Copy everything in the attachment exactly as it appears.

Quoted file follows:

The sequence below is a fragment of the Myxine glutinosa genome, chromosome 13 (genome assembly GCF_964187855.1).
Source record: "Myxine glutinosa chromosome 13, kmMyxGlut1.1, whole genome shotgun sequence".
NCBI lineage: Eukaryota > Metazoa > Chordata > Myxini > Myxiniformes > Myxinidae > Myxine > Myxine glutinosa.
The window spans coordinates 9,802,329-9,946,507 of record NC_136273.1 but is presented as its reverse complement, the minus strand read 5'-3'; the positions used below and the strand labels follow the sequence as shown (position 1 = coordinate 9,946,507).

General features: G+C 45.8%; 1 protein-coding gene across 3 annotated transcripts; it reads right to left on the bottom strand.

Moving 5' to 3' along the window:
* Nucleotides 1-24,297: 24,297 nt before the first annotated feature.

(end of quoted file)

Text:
The sequence below is a fragment of the Myxine glutinosa genome, chromosome 13 (genome assembly GCF_964187855.1).
Source record: "Myxine glutinosa chromosome 13, kmMyxGlut1.1, whole genome shotgun sequence".
NCBI lineage: Eukaryota > Metazoa > Chordata > Myxini > Myxiniformes > Myxinidae > Myxine > Myxine glutinosa.
The window spans coordinates 9,802,329-9,946,507 of record NC_136273.1 but is presented as its reverse complement, the minus strand read 5'-3'; the positions used below and the strand labels follow the sequence as shown (position 1 = coordinate 9,946,507).

General features: G+C 45.8%; 1 protein-coding gene across 3 annotated transcripts; it reads right to left on the bottom strand.

Moving 5' to 3' along the window:
* Nucleotides 1-24,297: 24,297 nt before the first annotated feature.